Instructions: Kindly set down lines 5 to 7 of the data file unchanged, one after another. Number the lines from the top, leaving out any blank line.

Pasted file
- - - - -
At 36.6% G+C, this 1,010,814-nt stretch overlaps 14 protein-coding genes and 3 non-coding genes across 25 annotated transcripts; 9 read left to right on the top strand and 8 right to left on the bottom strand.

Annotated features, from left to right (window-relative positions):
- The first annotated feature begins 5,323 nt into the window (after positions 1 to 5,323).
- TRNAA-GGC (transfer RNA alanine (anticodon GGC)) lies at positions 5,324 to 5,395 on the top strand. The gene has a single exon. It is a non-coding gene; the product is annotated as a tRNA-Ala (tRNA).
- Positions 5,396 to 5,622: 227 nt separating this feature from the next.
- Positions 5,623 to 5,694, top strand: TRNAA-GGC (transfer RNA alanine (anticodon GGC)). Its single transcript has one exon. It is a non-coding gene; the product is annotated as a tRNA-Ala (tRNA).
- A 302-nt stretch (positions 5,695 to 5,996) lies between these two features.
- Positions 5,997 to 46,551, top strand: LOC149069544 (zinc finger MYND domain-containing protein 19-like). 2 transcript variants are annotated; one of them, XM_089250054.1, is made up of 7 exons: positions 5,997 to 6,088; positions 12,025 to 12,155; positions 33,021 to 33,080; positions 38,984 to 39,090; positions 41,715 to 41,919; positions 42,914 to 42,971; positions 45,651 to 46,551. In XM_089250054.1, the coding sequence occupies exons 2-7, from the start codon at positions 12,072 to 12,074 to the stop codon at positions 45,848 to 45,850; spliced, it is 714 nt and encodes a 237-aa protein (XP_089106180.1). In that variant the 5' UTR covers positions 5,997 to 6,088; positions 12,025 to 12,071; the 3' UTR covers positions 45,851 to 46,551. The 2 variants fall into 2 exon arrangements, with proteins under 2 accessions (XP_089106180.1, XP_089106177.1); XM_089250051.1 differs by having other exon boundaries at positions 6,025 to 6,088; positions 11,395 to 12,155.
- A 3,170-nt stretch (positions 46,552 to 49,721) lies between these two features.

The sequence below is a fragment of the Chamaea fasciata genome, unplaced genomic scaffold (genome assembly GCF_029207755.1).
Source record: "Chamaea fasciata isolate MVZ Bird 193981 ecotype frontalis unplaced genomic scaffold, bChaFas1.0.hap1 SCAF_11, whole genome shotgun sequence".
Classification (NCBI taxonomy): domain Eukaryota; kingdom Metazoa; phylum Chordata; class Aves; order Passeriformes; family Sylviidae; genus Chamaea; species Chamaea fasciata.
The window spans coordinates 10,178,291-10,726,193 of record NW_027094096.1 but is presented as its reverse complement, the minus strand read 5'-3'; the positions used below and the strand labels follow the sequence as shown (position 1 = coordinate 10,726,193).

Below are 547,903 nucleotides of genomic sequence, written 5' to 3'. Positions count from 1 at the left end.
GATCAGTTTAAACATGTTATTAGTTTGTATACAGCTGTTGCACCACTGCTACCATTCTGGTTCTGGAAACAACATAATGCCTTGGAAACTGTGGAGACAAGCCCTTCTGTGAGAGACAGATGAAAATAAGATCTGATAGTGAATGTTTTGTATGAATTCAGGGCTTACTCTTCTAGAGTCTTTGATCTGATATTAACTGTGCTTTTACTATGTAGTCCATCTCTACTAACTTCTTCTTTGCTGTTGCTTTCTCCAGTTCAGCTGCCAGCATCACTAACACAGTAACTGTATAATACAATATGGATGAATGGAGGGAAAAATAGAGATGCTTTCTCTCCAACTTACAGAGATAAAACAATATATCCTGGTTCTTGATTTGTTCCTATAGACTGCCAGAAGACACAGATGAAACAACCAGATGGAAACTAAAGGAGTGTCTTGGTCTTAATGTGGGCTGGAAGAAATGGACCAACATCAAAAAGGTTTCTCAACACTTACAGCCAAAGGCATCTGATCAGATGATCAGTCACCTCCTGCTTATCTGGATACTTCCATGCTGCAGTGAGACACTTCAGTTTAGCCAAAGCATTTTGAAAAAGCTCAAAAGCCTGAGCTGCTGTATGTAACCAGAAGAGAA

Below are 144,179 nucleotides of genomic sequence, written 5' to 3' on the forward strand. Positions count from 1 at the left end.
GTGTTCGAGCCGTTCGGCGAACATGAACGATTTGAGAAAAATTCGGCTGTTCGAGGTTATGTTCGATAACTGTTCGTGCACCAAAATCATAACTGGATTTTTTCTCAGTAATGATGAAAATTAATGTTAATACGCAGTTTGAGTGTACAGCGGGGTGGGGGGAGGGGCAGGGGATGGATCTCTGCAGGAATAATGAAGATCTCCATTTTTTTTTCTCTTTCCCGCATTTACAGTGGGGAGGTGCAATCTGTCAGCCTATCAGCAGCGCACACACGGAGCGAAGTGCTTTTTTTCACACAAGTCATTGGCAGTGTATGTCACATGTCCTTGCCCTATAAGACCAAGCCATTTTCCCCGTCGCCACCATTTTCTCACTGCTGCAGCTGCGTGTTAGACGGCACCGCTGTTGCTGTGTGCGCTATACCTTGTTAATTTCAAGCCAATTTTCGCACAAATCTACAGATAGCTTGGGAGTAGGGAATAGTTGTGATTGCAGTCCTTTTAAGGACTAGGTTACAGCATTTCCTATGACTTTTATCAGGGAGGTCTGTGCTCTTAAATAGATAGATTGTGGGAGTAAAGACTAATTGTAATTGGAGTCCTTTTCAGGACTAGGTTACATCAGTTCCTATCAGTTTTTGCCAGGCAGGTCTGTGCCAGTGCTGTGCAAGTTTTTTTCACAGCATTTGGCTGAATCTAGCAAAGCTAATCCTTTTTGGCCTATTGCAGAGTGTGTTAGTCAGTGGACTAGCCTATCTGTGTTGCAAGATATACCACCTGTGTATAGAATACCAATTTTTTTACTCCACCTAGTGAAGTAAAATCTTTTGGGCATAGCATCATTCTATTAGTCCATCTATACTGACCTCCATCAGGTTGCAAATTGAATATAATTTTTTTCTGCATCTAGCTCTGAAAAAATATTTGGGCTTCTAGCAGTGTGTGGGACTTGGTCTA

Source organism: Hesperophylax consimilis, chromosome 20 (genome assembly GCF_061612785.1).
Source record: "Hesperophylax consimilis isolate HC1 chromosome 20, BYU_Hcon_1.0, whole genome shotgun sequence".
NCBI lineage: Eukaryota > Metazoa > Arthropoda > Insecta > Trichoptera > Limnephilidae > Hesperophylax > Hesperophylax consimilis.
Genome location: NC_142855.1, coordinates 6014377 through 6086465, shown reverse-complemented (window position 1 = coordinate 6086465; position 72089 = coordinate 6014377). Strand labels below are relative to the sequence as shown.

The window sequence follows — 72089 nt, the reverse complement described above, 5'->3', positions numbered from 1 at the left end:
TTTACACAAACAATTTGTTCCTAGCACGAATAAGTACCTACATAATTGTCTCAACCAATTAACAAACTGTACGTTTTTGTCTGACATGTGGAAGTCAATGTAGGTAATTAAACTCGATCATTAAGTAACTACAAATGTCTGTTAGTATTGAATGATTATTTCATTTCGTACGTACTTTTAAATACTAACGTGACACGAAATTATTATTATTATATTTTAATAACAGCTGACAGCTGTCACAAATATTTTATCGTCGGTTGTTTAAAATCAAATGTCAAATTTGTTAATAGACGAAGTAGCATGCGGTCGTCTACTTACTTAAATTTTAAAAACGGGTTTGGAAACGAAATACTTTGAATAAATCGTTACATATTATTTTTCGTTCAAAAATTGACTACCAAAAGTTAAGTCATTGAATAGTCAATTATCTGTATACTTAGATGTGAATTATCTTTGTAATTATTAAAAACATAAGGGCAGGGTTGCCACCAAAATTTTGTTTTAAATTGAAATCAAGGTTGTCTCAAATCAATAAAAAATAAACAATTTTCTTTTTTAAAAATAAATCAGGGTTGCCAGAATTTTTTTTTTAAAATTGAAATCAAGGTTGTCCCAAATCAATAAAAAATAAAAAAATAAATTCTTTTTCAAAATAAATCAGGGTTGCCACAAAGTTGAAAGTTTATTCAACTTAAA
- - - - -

- Positions 5,396 to 5,622: 227 nt separating this feature from the next.
- Positions 5,623 to 5,694, top strand: TRNAA-GGC (transfer RNA alanine (anticodon GGC)). Its single transcript has one exon. It is a non-coding gene; the product is annotated as a tRNA-Ala (tRNA).
- A 302-nt stretch (positions 5,695 to 5,996) lies between these two features.